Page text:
Alameda Landing – After 20 years of setbacks, $1 billion East Bay waterfront project to start construction

San Francisco Business Times

March 20, 2018

After two decades of setbacks – and final delays in the past three years – the $1 billion Alameda Point Site A waterfront project will break ground this month.

Developers closed last week on a land transfer on the 30-acre first phase from Alameda. The entire 68-acre project will transform part of the former Alameda naval base, which closed in 1997, into 800 housing units, including 200 affordable homes, 600,000 square feet of commercial space, 15 acres of parks and a new ferry terminal to San Francisco that will open in 2020.

The project is the largest of multiple Alameda waterfront projects that will add thousands of new homes to the island, including the 589-unit Encinal Terminals and 670-unit Alameda Marina, both of which could receive approval this year. The development boom is a sharp reversal for the city, which banned apartments bigger than a duplex for 39 years and has grappled with a housing shortage along with the rest of the Bay Area.

Alameda Point’s developers include Trammell Crow Residential, commercial builder srmERNST Development Partners, retail landlord Madison Marquette, nonprofit affordable developer Eden Housing and financial partner Cypress Equity Investments. The project was approved in 2015 with broad support, but work stalled as costs went up.

“The biggest hurdle was construction costs,” said Joe Ernst, principal of srmErnst. The developers saw annual increases of six to 10 percent, which required changes to the plan approved in 2014.

Those included the city’s removal of restrictions on the timing of market-rate housing construction and designating 70 units of affordable housing for teacher housing, which opens up financing through a school district bond.

“Through this process, we didn’t step away from the community benefits, the 25 percent affordable. We kept the project design, which was very well received by the community, intact,” said Ernst. “Long-term, we feel very good about the project and the location.”

The development partnership received the city land for free, but resold the land to individual partners and an outside developer, Trumark Homes (see below), to generate around $60 million for infrastructure and other public benefits, including $10 million for the new ferry terminal, $3 million for affordable housing and $1 million for a sports complex.

“The land transfer immediately provides $14 million in funding for the projects that matter most: affordable housing and new transportation improvements, like the new ferry terminal, and paves the way for construction to begin in the next month, resulting in 2,500 construction jobs,” stated Jennifer Ott, the city’s director of base reuse and transportation, in a statement.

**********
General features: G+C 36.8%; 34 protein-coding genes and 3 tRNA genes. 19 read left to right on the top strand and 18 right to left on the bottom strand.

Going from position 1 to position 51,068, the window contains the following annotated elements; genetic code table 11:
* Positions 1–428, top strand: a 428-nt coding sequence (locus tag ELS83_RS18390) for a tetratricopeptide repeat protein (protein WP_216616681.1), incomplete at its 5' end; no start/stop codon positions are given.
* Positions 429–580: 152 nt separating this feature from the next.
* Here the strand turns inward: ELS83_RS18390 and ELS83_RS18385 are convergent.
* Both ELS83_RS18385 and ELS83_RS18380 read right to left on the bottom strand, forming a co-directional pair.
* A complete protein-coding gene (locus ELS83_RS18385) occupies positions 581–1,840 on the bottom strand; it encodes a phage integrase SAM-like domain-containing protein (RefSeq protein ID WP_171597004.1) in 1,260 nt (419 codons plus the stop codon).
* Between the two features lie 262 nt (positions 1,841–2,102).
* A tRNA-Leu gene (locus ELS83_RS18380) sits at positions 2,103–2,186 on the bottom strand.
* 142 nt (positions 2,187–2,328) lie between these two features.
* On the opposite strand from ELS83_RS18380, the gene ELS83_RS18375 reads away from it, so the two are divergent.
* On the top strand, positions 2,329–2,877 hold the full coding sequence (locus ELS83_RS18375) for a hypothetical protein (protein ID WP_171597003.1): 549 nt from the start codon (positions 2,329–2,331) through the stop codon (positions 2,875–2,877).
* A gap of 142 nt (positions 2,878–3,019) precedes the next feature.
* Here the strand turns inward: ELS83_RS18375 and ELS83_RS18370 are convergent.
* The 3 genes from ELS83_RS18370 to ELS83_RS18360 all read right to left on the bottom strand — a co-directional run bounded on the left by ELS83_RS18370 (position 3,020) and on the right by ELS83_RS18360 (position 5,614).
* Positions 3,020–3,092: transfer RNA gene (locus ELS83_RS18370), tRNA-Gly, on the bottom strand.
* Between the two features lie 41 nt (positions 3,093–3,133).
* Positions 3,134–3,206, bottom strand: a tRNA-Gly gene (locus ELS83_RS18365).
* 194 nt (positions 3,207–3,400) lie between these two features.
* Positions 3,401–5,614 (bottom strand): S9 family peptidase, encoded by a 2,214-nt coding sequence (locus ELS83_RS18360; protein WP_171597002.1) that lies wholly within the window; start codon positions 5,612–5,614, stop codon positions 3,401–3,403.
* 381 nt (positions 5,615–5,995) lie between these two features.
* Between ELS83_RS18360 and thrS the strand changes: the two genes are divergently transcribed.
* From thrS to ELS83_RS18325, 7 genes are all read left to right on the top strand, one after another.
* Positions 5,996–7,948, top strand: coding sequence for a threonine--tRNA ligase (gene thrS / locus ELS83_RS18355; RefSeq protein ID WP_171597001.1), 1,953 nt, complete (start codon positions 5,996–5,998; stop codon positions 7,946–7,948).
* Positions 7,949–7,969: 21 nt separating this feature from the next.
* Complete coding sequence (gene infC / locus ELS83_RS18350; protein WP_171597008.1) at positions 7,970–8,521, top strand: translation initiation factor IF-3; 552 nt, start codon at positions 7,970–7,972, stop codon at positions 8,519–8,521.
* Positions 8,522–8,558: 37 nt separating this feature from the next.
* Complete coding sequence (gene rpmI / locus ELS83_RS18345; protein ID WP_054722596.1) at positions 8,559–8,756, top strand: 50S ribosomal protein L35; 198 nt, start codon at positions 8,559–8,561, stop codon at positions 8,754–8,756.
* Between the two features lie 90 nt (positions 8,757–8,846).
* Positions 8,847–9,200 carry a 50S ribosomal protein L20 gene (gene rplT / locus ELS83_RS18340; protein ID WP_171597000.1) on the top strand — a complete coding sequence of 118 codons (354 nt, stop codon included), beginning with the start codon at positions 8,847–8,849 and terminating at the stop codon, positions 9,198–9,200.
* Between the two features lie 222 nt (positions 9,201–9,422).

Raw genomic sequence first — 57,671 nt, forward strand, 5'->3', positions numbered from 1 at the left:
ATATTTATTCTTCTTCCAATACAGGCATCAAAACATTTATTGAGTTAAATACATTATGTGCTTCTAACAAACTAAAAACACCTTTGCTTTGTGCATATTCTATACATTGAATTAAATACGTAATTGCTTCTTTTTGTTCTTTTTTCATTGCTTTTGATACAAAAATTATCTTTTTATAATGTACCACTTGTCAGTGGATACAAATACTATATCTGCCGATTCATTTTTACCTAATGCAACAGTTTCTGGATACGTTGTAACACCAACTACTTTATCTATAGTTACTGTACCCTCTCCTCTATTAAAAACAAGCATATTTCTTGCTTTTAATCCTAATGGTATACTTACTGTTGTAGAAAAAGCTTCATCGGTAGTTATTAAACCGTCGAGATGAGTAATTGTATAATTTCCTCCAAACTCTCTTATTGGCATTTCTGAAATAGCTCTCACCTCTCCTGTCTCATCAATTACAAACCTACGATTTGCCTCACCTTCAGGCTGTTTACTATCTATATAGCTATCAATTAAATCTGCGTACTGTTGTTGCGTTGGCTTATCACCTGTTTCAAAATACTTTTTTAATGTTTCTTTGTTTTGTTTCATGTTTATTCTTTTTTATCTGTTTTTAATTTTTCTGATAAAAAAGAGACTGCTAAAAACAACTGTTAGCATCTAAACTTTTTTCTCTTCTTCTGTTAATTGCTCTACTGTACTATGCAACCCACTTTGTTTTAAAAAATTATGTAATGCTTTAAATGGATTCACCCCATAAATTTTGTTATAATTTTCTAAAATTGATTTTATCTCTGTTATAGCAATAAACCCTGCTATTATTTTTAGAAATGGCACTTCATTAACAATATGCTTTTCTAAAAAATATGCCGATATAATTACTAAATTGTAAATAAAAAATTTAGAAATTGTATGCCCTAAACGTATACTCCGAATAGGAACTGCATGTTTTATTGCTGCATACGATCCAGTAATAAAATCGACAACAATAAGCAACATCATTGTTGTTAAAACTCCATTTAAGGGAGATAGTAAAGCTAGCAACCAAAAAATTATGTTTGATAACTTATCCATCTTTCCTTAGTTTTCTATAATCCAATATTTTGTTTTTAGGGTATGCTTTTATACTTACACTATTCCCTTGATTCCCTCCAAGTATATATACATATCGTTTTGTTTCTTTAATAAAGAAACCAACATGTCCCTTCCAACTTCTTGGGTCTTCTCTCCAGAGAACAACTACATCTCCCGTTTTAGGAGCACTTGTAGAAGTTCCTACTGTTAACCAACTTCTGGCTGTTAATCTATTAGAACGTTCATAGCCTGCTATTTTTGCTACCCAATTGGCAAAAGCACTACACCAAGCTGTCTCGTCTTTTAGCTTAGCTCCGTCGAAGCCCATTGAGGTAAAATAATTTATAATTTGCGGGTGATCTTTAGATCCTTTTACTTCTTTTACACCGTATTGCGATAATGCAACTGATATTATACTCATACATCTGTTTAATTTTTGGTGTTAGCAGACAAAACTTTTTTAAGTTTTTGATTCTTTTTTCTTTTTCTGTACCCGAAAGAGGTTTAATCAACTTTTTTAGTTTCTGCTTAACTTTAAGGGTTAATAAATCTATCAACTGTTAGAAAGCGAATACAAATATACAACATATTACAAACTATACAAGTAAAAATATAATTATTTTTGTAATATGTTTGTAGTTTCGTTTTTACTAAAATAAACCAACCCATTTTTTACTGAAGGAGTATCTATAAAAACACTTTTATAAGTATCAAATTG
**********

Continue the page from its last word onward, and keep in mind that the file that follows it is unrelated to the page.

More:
Infrastructure work for the $500 million first phase, including new streets, water, sewage and electrical lines, will start construction this month and cost around $80 million. The first phase’s 673 housing units, will start construction by the end of the year and first homes will open in 2021, three years later than the original schedule of 2018. The land transfers for the remaining two phases are scheduled for 2024 and 2025. The entire project will take around a decade to complete.

Ernst said the 600,000 square feet of commercial space will target maker tenants and retailers, rather than traditional office uses. The area is already home to breweries and a flea market, so the project will build on that concept, he said. A commercial broker hasn’t been selected because the focus has been housing development, but commercial marketing will ramp up next year, said Ernst.

“The base closed over 20 years ago and several attempts to redevelop it failed. Due to extensive infrastructure requirements, this is a very complicated development,” said Bruce Dorfman, managing director of Trammell Crow Residential, in a statement.

“We were always optimistic. Fundamentally it’s good real estate. The ferry will be a game-changer,” said Dorfman in an interview. “You look at new transit hubs in the Bay, and they’re not creating many.”

DeSilva Gates Construction is the general contractor. Architects include master planner BAR Architects, BCV Architects, KTGY Architecture, Pyatok and Kwan Hemni Architecture.

Alameda Point includes another development area, the 82-acre Site B, which is approved for commercial development. A developer hasn’t been selected, and Ernst said he is interested in pursuing that site as well.

The Site A first phase’s land sales and housing parcels include:

  • Block 6: Sold to Trumark Homes will build 123 townhomes and has an option for Block 7. Moran & Co. was the sales broker.
  • Block 8: Sold to Eden Housing will develop 70 units of affordable housing for families and 60 units of affordable housing for seniors
  • Block 9: Sold to Cypress Equity Investments, which will build 200 apartments and 10,000 square feet of commercial space
  • Block 11: Sold to Trammell Crow Residential and Cypress Equity Investments, which will develop 220 apartment units and 15,000 square feet of retail and commercial space.